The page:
Welcome all to the first part of the intermediate course! Today we will start user defined functions.
In this part, we will cover only function which do not return any value, or as per C syntax 'void' functions.
What are user defined functions?
User-defined functions are functions that you use to organize your code in the body.
Let's say that we want to execute a part of the code many times throughout the program. If we type the same lines of code over and over, what will happen? Not only we will waste time in typing, but the overall code structure will be almost unreadable! Moreover what will happen if you want anytime to change the way the function works!
This is one of the many places where user defined functions come in handy. Once we tell the functions what to do, that is give them a piece of code to run, we are ready to go. We can then call them again and again with just a single line. Editing the function becomes simple and code looks compact and clean. They are an invaluable part of OOP in Python. User defined methods also allow us to use recursion, but more about that later.
Syntax of python functions
In order to make functions, we first need to define them. this is done using the
def keyword. Then we need to declare input parameters to the function. Finally we put a semicolon at the end. After that, we put the code to be run in an indent. This is done as shown-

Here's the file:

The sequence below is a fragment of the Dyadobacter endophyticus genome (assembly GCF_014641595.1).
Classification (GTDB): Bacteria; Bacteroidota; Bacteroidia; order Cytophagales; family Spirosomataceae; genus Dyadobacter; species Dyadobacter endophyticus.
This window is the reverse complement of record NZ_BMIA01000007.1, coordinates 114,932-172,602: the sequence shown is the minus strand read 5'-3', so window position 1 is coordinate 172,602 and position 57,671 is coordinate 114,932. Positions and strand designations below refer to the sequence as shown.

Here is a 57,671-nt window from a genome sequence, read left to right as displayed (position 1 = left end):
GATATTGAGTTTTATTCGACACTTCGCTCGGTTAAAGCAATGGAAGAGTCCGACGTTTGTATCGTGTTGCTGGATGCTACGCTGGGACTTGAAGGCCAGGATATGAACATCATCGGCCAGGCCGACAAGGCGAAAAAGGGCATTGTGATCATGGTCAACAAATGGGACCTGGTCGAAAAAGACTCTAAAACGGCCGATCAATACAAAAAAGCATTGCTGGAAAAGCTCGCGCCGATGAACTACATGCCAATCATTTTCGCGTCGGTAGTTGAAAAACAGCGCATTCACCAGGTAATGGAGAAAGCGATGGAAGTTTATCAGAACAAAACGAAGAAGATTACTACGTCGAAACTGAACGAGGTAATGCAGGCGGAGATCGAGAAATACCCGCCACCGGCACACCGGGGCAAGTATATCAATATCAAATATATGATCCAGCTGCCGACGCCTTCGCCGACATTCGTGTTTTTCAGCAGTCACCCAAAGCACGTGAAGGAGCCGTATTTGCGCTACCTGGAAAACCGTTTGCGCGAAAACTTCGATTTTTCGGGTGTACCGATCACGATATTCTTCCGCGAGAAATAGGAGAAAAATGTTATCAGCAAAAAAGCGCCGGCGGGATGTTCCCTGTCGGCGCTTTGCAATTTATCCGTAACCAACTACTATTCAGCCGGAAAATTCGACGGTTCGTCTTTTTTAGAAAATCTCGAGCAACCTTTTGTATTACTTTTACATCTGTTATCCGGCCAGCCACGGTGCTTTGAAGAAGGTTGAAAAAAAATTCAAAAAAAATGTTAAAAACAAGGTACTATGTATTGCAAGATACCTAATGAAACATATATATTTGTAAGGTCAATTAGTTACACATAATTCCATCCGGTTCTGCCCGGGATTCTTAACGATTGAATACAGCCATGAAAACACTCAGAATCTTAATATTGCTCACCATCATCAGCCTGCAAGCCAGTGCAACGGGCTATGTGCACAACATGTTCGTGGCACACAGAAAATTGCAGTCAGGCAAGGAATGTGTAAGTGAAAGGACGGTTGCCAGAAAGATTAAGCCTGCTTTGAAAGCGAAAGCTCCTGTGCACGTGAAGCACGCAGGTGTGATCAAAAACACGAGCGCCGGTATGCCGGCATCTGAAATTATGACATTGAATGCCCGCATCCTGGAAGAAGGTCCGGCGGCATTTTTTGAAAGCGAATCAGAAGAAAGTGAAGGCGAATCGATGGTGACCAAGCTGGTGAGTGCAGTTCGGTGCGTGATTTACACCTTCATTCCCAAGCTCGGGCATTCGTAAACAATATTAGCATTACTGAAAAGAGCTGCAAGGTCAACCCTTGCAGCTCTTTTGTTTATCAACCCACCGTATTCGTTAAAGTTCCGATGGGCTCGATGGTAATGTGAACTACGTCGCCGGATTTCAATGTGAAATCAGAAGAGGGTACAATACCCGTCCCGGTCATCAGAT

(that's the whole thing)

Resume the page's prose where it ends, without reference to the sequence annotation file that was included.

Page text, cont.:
def fun(...,...,...): ... ... ...
Well, a practical example might be more useful-
def fun(a,b,c): print(a+b+c) fun(2,3,4) fun(4,9,-1)
In the above program, what we have done is we have declared a function named fun, and have given it three input parameters, namely a,b and c. Then in the function code, we have told to print the sum of a, b and c.
One thing to be noted is that the function must be declared before it is used. If we do not follow this rule, then the code will not run. For example-
fun(2,3,4) def fun(a,b,c): print(a+b+c) fun(4,9,-1)
Traceback (most recent call last): File "main.py", line 1, in <module> fun(2,3,4) NameError: name 'fun' is not defined
Hence it is a good practice to declare all the functions before writing the main code.
Sample question 1- Write a function to check if two numbers are greater than, less than or equal to and print the values.
def compare(a,b): if(a<b): print(a,"<",b) elif(a>b): print(a,">",b) else: print(a,"=",b) compare(3,5) compare(-2,-4) compare(4,4)
3 < 5 -2 > -4 4 = 4
Sample question 2- Write function to print the product of all the elements in a list.
def prod(a): temp=1 for i in a: temp*=i print(temp) prod([1,2,3,4]) b=[5,7,4,-2] prod(b)
Top comments (0)